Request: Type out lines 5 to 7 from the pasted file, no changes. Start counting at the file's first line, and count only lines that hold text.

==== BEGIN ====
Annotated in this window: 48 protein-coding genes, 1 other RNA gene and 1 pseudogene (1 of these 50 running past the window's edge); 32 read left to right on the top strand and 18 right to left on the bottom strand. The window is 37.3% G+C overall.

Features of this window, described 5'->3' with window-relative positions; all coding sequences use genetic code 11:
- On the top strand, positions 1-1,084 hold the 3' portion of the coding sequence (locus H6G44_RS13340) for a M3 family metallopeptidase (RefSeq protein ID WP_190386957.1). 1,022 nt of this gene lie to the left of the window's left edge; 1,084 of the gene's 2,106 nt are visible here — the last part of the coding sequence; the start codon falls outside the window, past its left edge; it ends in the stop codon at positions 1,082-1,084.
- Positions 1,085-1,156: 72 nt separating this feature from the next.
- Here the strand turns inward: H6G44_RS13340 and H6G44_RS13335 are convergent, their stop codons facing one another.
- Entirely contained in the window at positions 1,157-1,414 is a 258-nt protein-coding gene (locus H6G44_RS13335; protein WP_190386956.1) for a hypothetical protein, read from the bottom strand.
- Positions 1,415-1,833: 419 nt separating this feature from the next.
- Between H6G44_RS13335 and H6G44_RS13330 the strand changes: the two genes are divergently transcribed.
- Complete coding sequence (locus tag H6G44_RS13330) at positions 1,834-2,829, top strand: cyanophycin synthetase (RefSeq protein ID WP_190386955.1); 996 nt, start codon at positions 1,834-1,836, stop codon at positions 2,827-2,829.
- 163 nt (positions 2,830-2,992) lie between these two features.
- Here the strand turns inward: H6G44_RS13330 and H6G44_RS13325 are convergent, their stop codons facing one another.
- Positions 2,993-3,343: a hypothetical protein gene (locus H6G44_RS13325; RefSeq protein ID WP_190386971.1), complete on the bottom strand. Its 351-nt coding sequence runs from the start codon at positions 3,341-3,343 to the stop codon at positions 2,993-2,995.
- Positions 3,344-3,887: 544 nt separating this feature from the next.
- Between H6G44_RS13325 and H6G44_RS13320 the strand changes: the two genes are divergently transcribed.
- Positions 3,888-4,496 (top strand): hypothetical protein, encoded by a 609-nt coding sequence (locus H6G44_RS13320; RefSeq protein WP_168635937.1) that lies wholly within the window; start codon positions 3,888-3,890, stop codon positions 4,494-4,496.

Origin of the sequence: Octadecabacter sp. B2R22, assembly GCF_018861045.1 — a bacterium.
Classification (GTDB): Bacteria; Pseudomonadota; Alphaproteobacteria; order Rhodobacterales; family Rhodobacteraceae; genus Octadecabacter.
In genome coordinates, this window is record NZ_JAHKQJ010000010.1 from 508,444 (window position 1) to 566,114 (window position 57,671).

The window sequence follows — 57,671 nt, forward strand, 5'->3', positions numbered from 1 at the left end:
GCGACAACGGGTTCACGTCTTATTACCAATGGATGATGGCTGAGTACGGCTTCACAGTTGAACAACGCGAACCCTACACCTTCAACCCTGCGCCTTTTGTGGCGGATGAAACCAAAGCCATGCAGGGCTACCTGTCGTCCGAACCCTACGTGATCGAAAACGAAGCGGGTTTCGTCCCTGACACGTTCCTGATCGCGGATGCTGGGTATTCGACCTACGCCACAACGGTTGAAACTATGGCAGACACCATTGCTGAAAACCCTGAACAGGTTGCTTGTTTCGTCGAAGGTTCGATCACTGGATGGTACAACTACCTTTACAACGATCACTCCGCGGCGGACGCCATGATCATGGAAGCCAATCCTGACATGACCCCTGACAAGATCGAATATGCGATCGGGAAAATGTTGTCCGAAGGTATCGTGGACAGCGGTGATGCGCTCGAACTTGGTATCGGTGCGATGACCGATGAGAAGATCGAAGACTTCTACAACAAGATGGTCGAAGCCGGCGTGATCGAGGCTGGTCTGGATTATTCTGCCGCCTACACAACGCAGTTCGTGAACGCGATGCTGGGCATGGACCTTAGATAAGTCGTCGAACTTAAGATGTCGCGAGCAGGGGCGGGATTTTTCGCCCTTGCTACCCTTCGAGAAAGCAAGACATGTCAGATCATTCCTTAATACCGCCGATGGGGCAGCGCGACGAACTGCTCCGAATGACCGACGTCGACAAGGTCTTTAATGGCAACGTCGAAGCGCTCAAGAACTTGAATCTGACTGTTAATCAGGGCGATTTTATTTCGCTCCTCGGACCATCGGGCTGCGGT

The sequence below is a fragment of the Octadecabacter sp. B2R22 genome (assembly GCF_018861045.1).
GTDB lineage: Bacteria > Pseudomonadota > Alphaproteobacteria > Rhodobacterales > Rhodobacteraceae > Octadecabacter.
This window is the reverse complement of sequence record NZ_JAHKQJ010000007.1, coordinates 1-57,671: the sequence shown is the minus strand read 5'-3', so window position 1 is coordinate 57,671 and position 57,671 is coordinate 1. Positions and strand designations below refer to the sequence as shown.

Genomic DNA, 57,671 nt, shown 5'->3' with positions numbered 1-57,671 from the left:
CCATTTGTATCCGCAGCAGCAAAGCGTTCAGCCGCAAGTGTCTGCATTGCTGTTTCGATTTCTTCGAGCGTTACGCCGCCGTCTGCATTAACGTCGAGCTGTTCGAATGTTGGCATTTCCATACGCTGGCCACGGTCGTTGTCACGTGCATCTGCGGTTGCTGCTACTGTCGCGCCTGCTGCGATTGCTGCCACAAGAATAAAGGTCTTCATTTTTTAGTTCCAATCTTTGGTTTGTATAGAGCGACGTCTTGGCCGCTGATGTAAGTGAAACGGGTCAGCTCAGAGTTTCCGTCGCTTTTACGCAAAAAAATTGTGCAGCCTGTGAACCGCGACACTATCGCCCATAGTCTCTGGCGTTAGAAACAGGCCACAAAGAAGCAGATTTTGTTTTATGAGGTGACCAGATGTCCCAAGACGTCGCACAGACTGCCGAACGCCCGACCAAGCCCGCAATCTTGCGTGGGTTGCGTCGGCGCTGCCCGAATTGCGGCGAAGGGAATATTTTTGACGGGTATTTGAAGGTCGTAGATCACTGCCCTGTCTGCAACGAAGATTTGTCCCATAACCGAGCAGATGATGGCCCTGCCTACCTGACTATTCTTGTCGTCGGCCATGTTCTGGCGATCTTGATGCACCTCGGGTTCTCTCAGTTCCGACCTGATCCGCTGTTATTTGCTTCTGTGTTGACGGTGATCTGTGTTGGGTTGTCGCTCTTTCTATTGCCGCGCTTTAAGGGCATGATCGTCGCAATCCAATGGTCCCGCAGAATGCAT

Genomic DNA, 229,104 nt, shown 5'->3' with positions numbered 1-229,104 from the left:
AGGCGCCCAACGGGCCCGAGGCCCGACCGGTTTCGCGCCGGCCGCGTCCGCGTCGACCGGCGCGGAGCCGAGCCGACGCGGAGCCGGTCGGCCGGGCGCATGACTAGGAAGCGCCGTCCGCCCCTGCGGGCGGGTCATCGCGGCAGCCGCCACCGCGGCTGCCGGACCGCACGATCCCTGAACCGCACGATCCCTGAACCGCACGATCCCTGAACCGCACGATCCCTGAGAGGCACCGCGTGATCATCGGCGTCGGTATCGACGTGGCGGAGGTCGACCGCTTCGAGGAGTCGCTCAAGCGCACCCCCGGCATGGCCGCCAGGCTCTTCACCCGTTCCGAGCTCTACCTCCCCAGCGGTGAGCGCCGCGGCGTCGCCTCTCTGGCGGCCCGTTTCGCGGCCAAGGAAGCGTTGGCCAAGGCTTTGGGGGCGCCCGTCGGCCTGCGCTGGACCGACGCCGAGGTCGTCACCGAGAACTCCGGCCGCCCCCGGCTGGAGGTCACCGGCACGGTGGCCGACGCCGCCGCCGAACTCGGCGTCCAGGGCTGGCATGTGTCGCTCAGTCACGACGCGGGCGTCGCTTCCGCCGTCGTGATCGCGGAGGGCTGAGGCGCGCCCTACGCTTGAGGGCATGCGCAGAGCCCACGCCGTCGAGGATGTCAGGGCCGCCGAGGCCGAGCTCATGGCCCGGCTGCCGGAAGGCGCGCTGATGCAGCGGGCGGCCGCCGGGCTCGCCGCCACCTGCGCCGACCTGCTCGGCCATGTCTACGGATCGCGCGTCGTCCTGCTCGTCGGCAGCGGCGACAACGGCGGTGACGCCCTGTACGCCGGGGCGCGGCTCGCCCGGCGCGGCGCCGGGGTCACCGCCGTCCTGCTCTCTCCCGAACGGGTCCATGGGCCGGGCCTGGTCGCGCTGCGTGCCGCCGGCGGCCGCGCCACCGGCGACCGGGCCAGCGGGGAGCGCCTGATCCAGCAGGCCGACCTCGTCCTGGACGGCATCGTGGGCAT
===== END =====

- Here the strand turns inward: H6G44_RS13340 and H6G44_RS13335 are convergent, their stop codons facing one another.
- Entirely contained in the window at positions 1,157-1,414 is a 258-nt protein-coding gene (locus H6G44_RS13335; protein WP_190386956.1) for a hypothetical protein, read from the bottom strand.
- Positions 1,415-1,833: 419 nt separating this feature from the next.